Likeliest: Last year, The Following was the first time we got a look at a sophomore season for a "limited series," and it was a trajectory that repeated itself in eerily similar fashion many times later in the year. This year, it'll be the first example of what happens in season three. My probably dangerous guess is that the drop won't be quite as bad this time around; there aren't as many casual viewers left in that beaten-down audience from late last season. And Gotham may indeed be more compatible than Bones was (though it only gets original Gotham lead-ins for about half of the season). I still see it continuing to depreciate somewhat, though. 1.24, which is down about 20% from the without-football average.
|Premieres March 3|
|Timeslot Occupants||Utopia Tue||MasterChef Junior||MasterChef Junior Spring|
Best Case: The main thing that made Hell's fall season (1.34) such a disappointment and MasterChef Junior such a big Tuesday success by comparison was the competition from Survivor. That's out of the picture with this move to Tuesday, and it's also back in spring/summer mode which is a more familiar time of year for the show's audience. It has a bit of a revival at 1.65, very close to both last spring/summer as well as MasterChef Junior.
Worst Case: This is a decaying franchise. Throw in DST and competition from The Voice and the show will take another sizable step down from what it was getting in the fall, much less from last spring/summer. 1.15.
Likeliest: It's aired in literally every part of the year, so it won't suffer from the time of year and low viewing as much as many other shows do. But I'm not giving it a higher score than the fall season either. 1.30, down just a bit from the fall average and 22% from last spring/summer.
Best Case: CBS may not have aired the Oscars, but it still got the single best piece of Oscar promotion. CSI: Cyber lead Patricia Arquette took home the hardware in what many have argued was the year's best acting performance in any category. That will have a Viola Davis-like effect on this show's ratings; it builds from its Criminal Minds lead-in on premiere night and remains pretty much in lock-step with that lead-in through the rest of the season. 2.20 and another potential elite drama added to the CBS repertoire.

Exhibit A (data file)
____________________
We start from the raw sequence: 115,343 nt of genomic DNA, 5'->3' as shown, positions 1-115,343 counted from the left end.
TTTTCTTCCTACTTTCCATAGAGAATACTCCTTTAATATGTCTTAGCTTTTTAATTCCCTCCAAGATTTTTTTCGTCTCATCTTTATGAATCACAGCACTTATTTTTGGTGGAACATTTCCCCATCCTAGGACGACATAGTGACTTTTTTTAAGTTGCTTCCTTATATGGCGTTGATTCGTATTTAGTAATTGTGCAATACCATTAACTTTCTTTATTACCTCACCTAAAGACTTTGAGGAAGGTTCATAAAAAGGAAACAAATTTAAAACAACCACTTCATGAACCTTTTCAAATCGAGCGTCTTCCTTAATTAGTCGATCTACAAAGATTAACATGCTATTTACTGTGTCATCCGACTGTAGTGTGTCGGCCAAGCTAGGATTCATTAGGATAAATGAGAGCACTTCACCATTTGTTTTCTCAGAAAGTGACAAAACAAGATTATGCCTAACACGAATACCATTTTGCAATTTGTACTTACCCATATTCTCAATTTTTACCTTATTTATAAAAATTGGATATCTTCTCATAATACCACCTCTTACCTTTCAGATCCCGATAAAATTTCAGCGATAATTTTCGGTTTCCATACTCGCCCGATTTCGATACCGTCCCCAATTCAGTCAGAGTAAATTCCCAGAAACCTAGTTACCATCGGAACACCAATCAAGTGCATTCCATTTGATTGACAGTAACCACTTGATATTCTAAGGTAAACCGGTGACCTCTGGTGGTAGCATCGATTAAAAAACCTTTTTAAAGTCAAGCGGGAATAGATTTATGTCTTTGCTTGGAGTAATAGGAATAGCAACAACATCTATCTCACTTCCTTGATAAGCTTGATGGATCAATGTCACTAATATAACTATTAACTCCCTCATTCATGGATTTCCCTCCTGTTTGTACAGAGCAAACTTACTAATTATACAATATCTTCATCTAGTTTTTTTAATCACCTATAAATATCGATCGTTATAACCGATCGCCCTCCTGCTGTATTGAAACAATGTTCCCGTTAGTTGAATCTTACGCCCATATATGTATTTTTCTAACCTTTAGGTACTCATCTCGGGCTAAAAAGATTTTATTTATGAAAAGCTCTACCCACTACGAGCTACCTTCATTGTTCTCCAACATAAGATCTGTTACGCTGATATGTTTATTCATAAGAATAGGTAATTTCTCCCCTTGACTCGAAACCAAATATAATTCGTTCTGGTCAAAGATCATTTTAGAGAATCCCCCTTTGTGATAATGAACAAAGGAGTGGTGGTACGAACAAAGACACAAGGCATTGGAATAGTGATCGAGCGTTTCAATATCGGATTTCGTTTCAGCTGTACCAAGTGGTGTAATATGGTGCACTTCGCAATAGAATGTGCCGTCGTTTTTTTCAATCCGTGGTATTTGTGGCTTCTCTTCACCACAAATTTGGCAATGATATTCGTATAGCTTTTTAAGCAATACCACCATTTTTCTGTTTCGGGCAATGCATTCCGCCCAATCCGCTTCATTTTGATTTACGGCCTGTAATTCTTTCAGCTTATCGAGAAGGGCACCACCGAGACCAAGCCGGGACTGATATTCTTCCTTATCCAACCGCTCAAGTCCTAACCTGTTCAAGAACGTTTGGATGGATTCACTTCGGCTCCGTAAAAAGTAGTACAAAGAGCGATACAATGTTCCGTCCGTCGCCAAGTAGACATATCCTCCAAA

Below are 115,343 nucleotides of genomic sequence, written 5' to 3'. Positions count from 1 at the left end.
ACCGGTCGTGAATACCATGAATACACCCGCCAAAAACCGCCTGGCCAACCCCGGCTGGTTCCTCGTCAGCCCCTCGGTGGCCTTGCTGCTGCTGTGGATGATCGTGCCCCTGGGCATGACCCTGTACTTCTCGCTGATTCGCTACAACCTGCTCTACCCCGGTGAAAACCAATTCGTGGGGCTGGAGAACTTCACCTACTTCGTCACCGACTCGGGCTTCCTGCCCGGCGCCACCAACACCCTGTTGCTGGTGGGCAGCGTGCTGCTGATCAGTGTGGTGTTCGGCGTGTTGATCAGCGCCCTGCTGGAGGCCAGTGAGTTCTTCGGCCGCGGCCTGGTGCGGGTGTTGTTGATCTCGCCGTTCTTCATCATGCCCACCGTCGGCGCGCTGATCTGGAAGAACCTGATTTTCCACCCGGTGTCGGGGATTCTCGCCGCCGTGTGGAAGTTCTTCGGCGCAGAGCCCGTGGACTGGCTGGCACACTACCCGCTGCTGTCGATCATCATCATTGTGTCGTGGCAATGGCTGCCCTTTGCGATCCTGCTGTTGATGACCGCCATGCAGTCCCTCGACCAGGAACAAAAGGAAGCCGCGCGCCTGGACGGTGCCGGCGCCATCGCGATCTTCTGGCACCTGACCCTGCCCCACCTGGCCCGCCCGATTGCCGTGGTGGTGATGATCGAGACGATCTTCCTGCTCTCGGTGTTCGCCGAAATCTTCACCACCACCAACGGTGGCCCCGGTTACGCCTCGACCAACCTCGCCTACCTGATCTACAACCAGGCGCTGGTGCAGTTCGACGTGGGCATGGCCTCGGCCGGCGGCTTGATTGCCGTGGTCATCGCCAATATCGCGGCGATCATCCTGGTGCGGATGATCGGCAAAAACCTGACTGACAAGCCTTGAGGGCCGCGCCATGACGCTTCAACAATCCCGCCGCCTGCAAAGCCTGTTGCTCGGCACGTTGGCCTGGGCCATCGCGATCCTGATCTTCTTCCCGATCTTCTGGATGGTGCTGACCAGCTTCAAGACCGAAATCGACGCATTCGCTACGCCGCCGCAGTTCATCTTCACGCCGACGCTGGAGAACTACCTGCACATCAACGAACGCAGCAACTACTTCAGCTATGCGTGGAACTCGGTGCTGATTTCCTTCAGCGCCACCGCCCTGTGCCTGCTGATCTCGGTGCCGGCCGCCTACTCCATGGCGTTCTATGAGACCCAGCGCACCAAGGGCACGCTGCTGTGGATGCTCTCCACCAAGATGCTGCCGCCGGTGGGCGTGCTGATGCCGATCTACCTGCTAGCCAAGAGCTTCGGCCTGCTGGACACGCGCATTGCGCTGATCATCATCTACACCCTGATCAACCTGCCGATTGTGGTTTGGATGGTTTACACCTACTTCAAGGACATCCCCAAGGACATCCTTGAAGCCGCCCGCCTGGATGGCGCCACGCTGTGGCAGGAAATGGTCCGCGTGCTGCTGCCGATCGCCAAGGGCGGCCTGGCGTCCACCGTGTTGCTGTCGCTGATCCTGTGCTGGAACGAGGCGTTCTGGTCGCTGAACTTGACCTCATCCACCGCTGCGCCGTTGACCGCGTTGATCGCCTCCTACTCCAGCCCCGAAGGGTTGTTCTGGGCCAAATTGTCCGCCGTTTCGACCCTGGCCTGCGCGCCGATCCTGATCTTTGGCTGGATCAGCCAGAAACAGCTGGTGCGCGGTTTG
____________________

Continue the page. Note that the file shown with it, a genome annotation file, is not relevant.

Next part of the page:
Worst Case: Based on the ratings for the CSI mothership this season, there isn't much reason to believe the CSI brand is going to bring any real viewership to the table at this point. Arquette's Boyhood really wasn't a major player at the box office anyway. Criminal Minds has had a pretty rough winter, and Empire will still be around depressing the CM ratings in those critical weeks when Cyber premieres. It's at the low end of CBS' drama slate with 50% Minds retention at a 1.04, and CBS finally says goodbye to the CSI name on all fronts.
Likeliest: This show has a few little things going for it: Arquette, relatively light competition and the CSI association. I don't see any of those factors being potent enough to actually generate a hit, but they may keep it from severely disappointing. I see the end result being yet another show in that very crowded third tier, perhaps drifting toward the lower end of it as Stalker did late in the season. Since that level of show seems to be a dime a dozen on CBS right now, I'm doubtful that would be enough. And its raw average will be a bit below Stalker since it's getting a weaker Minds as a lead-in. 1.45.
|American Crime (NEW!)|
|Premieres March 5|
|Timeslot Occupants||How to Get Away with Murder|
Best Case: Shows about race relations have had an incredible track record this season, and this one will be no exception. It's a very worthy TGIT fill-in for How to Get Away with Murder at 10/9c, coming far closer than expected to that show's breakthrough ratings. 2.45, and ABC likely sticks with the exact same Thursday arrangement next season.
Worst Case: American Crime may be topical, but it forgot the thing that has made those other series successful: actual entertainment value. A mass audience just doesn't want to watch something this dire. This show will harken back to Grey's Anatomy's prime years on Thursday when some of the show's crappy lead-outs were getting retention in the 30's. 1.15 and beyond dunzo.
Likeliest: I don't mind ABC's thinking here in giving this the post-Scandal berth. I really believe Secrets & Lies would've just felt like a poor man's TGIT on Thursday and ended up getting rejected in either place, so they're using the big lead-in to swing for the fences with something that will be more unique and presumably more acclaimed. Unfortunately, I don't really see this one connecting either. It may have some thematic similarities, but it just doesn't seem like a tonal match with the soapier, heavily female-skewing shows. It will be below 50% retention of Scandal by the halfway point of the season. I wanted to reheat my "low-end bubble show that the critical acclaim gets renewed" narrative that has worked so miserably on Red Band Society and Fresh Off the Boat. But honestly, I don't see it being quite high enough for that when the dust settles. 1.50, and ABC tries something else here next spring.